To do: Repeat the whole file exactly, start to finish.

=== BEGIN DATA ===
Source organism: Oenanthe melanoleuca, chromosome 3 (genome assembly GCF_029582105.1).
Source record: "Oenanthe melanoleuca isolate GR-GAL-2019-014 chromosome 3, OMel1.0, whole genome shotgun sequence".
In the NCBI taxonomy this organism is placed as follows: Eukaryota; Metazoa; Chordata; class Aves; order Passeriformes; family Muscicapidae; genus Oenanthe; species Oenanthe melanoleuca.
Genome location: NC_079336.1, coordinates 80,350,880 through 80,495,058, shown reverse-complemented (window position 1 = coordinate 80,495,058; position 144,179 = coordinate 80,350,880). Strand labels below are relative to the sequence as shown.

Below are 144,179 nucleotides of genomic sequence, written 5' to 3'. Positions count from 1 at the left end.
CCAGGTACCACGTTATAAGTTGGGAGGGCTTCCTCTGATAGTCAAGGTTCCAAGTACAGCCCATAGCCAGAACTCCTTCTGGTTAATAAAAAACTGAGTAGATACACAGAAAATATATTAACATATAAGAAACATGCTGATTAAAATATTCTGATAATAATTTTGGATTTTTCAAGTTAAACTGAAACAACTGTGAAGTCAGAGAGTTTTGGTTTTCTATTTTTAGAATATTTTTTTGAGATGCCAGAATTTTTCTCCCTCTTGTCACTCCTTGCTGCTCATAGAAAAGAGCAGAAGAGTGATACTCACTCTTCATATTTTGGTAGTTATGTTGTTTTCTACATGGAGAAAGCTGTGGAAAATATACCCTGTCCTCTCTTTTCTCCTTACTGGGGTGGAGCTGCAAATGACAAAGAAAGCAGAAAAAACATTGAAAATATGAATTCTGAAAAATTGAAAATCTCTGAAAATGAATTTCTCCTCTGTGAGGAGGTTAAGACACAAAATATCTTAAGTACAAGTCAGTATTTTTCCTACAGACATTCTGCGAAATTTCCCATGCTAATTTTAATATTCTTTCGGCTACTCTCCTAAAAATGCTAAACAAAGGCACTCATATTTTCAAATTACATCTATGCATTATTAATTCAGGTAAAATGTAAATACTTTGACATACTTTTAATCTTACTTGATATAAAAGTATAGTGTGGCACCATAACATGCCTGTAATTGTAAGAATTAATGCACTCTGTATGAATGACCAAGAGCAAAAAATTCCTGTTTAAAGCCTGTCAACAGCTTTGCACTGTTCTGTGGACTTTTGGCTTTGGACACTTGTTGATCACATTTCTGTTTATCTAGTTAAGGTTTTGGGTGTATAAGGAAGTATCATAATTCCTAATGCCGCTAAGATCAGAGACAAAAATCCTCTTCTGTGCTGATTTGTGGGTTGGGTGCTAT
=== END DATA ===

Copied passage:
Source organism: Oenanthe melanoleuca, chromosome 3 (genome assembly GCF_029582105.1).
Source record: "Oenanthe melanoleuca isolate GR-GAL-2019-014 chromosome 3, OMel1.0, whole genome shotgun sequence".
In the NCBI taxonomy this organism is placed as follows: Eukaryota; Metazoa; Chordata; class Aves; order Passeriformes; family Muscicapidae; genus Oenanthe; species Oenanthe melanoleuca.
Genome location: NC_079336.1, coordinates 80,350,880 through 80,495,058, shown reverse-complemented (window position 1 = coordinate 80,495,058; position 144,179 = coordinate 80,350,880). Strand labels below are relative to the sequence as shown.

Below are 144,179 nucleotides of genomic sequence, written 5' to 3'. Positions count from 1 at the left end.
CCAGGTACCACGTTATAAGTTGGGAGGGCTTCCTCTGATAGTCAAGGTTCCAAGTACAGCCCATAGCCAGAACTCCTTCTGGTTAATAAAAAACTGAGTAGATACACAGAAAATATATTAACATATAAGAAACATGCTGATTAAAATATTCTGATAATAATTTTGGATTTTTCAAGTTAAACTGAAACAACTGTGAAGTCAGAGAGTTTTGGTTTTCTATTTTTAGAATATTTTTTTGAGATGCCAGAATTTTTCTCCCTCTTGTCACTCCTTGCTGCTCATAGAAAAGAGCAGAAGAGTGATACTCACTCTTCATATTTTGGTAGTTATGTTGTTTTCTACATGGAGAAAGCTGTGGAAAATATACCCTGTCCTCTCTTTTCTCCTTACTGGGGTGGAGCTGCAAATGACAAAGAAAGCAGAAAAAACATTGAAAATATGAATTCTGAAAAATTGAAAATCTCTGAAAATGAATTTCTCCTCTGTGAGGAGGTTAAGACACAAAATATCTTAAGTACAAGTCAGTATTTTTCCTACAGACATTCTGCGAAATTTCCCATGCTAATTTTAATATTCTTTCGGCTACTCTCCTAAAAATGCTAAACAAAGGCACTCATATTTTCAAATTACATCTATGCATTATTAATTCAGGTAAAATGTAAATACTTTGACATACTTTTAATCTTACTTGATATAAAAGTATAGTGTGGCACCATAACATGCCTGTAATTGTAAGAATTAATGCACTCTGTATGAATGACCAAGAGCAAAAAATTCCTGTTTAAAGCCTGTCAACAGCTTTGCACTGTTCTGTGGACTTTTGGCTTTGGACACTTGTTGATCACATTTCTGTTTATCTAGTTAAGGTTTTGGGTGTATAAGGAAGTATCATAATTCCTAATGCCGCTAAGATCAGAGACAAAAATCCTCTTCTGTGCTGATTTGTGGGTTGGGTGCTAT